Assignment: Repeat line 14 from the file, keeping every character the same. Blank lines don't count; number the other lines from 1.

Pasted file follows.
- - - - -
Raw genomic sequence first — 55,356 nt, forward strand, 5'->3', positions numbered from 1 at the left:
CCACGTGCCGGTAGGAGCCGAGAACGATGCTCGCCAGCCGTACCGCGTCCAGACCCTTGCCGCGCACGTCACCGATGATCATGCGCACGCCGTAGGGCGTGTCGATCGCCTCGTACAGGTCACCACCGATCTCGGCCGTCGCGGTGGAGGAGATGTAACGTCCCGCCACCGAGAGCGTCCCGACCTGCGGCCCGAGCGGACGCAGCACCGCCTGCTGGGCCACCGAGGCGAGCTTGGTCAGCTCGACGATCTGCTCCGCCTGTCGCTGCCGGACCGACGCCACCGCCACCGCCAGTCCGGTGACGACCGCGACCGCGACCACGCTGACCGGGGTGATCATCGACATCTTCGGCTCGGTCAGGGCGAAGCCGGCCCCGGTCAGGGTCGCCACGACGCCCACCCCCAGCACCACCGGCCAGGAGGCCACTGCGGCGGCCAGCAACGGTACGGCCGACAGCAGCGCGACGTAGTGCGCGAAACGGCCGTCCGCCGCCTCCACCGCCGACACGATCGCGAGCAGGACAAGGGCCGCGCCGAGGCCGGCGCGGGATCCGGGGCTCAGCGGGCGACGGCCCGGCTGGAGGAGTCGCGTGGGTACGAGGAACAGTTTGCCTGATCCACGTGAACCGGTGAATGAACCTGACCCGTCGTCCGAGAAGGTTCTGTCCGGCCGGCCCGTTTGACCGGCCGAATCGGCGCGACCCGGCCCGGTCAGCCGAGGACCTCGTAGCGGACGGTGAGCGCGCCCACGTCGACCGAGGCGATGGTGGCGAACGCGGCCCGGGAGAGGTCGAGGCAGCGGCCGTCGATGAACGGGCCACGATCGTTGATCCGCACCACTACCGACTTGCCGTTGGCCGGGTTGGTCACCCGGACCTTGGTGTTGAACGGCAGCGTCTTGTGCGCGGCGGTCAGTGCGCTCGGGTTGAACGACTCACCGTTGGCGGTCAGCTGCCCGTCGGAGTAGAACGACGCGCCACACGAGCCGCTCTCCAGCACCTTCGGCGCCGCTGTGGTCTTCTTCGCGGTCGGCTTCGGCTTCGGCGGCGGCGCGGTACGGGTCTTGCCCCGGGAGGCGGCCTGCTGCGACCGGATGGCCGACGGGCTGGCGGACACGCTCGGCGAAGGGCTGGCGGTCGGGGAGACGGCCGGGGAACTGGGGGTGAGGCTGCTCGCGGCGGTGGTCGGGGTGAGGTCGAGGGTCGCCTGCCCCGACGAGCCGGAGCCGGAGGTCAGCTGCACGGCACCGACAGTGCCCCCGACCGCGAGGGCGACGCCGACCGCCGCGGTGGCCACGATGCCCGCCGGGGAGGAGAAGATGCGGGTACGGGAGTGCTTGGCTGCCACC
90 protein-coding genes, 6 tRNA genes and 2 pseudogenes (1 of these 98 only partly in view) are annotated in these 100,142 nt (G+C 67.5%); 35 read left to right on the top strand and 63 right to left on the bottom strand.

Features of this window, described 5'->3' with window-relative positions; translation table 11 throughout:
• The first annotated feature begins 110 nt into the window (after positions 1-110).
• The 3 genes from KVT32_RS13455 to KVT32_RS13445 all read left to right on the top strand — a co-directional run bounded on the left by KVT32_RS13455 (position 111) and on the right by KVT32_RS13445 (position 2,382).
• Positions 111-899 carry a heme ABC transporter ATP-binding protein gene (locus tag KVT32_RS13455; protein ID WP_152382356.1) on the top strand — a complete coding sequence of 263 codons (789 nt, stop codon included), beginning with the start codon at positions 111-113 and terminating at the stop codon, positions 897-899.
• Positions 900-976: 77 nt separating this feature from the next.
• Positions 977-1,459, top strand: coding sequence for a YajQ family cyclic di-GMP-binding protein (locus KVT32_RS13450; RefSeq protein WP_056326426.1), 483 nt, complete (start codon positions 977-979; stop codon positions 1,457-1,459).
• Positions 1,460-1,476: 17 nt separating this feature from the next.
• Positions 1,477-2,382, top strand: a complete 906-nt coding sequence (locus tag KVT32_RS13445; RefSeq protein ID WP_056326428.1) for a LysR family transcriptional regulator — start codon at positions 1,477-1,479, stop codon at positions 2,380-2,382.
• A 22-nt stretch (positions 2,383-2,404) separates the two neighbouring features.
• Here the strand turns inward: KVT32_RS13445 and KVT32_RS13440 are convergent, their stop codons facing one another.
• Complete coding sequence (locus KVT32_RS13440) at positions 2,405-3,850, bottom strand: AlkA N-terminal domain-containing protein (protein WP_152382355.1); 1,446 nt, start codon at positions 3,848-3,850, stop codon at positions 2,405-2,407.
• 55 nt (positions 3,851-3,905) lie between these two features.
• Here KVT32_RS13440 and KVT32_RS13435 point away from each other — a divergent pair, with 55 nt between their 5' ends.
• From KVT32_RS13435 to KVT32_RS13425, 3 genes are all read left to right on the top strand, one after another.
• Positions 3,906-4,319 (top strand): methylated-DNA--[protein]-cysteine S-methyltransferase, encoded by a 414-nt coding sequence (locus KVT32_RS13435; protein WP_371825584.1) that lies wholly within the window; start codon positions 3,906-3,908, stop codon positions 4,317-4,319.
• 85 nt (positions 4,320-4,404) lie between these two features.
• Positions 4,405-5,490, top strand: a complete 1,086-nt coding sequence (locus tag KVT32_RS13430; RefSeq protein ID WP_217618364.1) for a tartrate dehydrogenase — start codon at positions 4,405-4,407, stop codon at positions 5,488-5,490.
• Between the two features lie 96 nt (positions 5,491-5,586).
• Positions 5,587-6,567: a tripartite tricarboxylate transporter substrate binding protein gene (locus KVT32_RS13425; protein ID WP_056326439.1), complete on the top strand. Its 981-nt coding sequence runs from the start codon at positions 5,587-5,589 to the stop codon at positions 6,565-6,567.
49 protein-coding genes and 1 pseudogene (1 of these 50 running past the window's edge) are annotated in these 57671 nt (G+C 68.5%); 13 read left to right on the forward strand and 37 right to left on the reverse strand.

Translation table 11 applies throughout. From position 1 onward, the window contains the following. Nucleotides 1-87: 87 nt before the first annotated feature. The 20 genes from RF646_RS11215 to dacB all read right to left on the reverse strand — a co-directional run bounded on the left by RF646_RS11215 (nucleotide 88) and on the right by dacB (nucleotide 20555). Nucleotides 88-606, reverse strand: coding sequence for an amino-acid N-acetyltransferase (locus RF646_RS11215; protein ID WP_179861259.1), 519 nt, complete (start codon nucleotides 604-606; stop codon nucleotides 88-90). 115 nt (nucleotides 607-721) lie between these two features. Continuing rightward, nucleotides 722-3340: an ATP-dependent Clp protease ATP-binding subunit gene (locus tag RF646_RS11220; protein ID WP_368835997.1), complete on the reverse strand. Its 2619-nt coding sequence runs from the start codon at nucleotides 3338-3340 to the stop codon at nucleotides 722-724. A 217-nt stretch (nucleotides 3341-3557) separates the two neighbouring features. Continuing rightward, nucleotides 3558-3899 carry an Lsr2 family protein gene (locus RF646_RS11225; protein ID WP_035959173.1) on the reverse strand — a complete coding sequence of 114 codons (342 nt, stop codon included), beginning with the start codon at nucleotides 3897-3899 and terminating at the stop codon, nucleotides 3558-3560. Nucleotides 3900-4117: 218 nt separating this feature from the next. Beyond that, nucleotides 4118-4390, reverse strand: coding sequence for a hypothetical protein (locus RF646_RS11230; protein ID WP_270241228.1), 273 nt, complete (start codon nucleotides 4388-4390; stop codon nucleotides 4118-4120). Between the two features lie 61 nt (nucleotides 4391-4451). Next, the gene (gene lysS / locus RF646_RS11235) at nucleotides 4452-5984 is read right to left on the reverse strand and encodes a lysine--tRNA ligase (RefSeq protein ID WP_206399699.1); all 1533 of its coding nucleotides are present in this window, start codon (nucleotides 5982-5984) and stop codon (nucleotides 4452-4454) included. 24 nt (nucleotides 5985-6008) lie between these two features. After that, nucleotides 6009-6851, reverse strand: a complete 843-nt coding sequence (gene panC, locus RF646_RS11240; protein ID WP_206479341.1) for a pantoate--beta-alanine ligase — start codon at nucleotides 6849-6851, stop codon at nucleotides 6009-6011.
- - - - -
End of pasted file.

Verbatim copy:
• Complete coding sequence (locus KVT32_RS13440) at positions 2,405-3,850, bottom strand: AlkA N-terminal domain-containing protein (protein WP_152382355.1); 1,446 nt, start codon at positions 3,848-3,850, stop codon at positions 2,405-2,407.